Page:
Two RAMFIRE nozzles have already conducted multiple hot-fire tests at Marshall’s East Test Area. Taking place earlier this year, these tests included oxygen and liquid hydrogen as well as liquid oxygen and liquid methane fuel configurations.
The new nozzles accumulated 22 starts and nearly ten minutes of successful run time. Here, pressure chambers exceeded 825 pounds per square inch (psi), more than the anticipated testing pressures. According to NASA, this testing demonstrates that the 3D printed nozzles can effectively operate in the most demanding deep-space environments.
“This test series marks a significant milestone for the nozzle,” stated Gradl. “After putting the nozzle through the paces of a demanding hot-fire test series, we’ve demonstrated the nozzle can survive the thermal, structural, and pressure loads for a lunar lander scale engine.”
Away from rocket engine nozzles, RAMFIRE aluminum has also been leveraged to additively manufacture other advanced large-scale components for demonstration purposes. This includes a 36-inch diameter aerospike nozzle that combines a complex integral coolant channel with a vacuum-jacketed tank for cryogenic fluid applications.
NASA has also noted that it is sharing data and processes from this project with commercial stakeholders and academia. Consequently, a number of aerospace companies are said to be evaluating the new aluminum alloy and the LP-DED process. The production of satellite components has been touted, among other applications, as a potential use case for the new material.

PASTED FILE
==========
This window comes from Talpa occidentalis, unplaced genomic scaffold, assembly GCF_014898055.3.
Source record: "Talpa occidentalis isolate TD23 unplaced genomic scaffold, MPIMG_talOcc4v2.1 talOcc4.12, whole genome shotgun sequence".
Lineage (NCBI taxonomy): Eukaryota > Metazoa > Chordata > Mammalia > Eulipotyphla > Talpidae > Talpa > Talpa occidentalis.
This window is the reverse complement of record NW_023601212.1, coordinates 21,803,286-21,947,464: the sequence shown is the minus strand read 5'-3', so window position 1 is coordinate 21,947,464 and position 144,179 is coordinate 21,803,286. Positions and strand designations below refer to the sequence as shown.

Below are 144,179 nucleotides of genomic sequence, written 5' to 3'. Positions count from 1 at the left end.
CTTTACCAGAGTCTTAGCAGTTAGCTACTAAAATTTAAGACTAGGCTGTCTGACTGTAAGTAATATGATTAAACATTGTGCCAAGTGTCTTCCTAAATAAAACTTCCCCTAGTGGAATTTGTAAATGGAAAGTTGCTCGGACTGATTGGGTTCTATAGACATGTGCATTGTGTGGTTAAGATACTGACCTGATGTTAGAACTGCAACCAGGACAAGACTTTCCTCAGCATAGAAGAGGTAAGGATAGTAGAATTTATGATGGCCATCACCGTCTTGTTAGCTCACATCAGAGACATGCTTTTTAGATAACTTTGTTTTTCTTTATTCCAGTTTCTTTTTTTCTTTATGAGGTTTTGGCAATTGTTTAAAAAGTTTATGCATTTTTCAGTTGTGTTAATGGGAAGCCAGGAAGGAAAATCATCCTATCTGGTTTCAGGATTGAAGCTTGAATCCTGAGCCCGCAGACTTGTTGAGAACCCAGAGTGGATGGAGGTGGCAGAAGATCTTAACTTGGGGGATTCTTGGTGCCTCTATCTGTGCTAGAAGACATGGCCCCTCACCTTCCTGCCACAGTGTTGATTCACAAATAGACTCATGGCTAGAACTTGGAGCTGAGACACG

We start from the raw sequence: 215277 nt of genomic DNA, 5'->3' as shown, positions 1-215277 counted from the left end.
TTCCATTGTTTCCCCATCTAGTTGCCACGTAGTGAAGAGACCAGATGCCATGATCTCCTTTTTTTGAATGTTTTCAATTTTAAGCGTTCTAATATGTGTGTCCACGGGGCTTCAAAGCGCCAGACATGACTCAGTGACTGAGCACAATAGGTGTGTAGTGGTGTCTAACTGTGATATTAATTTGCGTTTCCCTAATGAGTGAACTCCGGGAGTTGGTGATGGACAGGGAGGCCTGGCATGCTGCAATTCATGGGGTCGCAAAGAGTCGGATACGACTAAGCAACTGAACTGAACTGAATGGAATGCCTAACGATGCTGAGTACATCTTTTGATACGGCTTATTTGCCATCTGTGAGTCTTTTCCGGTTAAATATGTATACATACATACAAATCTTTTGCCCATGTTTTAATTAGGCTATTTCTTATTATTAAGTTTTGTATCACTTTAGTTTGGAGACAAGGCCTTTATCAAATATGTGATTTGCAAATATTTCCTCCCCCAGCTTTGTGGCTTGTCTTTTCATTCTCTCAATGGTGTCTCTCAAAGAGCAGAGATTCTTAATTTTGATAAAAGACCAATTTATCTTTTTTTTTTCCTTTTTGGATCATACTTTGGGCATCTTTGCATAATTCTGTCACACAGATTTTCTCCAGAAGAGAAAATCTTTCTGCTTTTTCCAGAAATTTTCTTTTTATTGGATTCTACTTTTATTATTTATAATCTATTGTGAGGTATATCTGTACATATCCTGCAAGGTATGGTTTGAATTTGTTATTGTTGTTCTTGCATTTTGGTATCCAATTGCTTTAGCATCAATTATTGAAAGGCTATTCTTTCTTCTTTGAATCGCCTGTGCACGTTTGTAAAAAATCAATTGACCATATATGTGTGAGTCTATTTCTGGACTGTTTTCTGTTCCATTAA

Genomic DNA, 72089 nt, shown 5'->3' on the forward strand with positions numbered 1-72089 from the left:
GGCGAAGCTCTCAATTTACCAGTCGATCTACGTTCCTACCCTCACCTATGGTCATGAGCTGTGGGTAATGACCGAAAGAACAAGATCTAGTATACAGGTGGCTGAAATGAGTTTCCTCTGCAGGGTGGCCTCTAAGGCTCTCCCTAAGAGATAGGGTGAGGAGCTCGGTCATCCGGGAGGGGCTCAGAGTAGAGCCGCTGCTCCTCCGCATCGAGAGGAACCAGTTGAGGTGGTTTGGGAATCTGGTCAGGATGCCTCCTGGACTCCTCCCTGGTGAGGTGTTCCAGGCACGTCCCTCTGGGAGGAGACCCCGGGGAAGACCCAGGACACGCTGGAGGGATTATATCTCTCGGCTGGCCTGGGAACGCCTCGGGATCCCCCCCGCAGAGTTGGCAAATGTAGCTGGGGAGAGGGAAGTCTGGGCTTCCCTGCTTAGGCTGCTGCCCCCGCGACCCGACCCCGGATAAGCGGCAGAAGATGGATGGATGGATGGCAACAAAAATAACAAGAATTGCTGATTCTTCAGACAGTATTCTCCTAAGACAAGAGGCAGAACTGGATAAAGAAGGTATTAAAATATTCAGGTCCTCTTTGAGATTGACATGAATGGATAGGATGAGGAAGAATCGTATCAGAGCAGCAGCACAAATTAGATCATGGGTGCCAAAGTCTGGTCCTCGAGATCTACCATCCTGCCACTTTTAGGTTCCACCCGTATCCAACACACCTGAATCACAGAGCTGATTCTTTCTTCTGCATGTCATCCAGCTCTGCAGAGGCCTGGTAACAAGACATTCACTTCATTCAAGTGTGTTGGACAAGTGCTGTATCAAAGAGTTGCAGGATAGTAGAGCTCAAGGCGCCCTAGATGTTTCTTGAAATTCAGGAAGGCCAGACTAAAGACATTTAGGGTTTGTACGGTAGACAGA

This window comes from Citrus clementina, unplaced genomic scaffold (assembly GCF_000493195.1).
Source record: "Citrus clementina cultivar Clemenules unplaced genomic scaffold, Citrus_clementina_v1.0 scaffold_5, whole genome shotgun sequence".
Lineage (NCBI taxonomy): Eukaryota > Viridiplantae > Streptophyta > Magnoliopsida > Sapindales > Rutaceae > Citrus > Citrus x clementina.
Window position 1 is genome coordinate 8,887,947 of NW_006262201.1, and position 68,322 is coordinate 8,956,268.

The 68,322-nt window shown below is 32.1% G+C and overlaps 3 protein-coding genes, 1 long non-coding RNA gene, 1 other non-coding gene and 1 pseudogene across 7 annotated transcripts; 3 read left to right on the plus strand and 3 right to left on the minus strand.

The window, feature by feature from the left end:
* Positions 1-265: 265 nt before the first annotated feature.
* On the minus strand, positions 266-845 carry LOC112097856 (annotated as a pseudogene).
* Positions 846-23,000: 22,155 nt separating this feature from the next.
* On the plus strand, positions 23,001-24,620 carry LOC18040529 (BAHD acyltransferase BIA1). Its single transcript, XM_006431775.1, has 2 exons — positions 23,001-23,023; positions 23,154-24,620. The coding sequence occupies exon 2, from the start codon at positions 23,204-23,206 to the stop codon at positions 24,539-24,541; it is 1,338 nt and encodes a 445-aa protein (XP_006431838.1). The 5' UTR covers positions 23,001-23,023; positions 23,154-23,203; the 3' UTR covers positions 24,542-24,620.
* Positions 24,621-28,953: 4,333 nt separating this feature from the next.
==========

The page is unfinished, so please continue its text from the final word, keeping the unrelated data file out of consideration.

3D printing rocket engine components
Additive manufacturing is a growing technology for the manufacture of rocket engine components. It was recently announced that AMCM, a Germany-based partner company of 3D printer manufacturer EOS, is developing a new metal Laser Beam Powder Bed Fusion (PBF-LB) 3D printer for space rocket production.
Called the AMCM 8K, this new metal 3D printer will be used to 3D print combustion chambers used in aerospace firm ArianeGroup’s Prometheus rocket engine. Manufactured in CuCr1Zr, these components measure over 1,000 mm in height and possess a maximum diameter of 800 mm.
Elsewhere, Agile Space Industries is working to certify Ni625 powder from industrial 3D printing materials manufacturer 6K Additive. Once certified, Agile will use this material to 3D print critical space rocket parts. In fact, the first parts to be 3D printed using the Ni625 powder will be used in Agile’s A2200 bipropellant hypergolic engine.
“6K Additive allows us to additively manufacture using high-quality powders that are required for our critical applications, while also helping us meet our environmental goals through their recycling program and sustainably manufactured powders,” commented Kyle Metsger, Director of Additive Technology at Agile Space Industries.
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Featured image shows hot fire testing of the 3D printed RAMFIRE nozzle. Photo via NASA.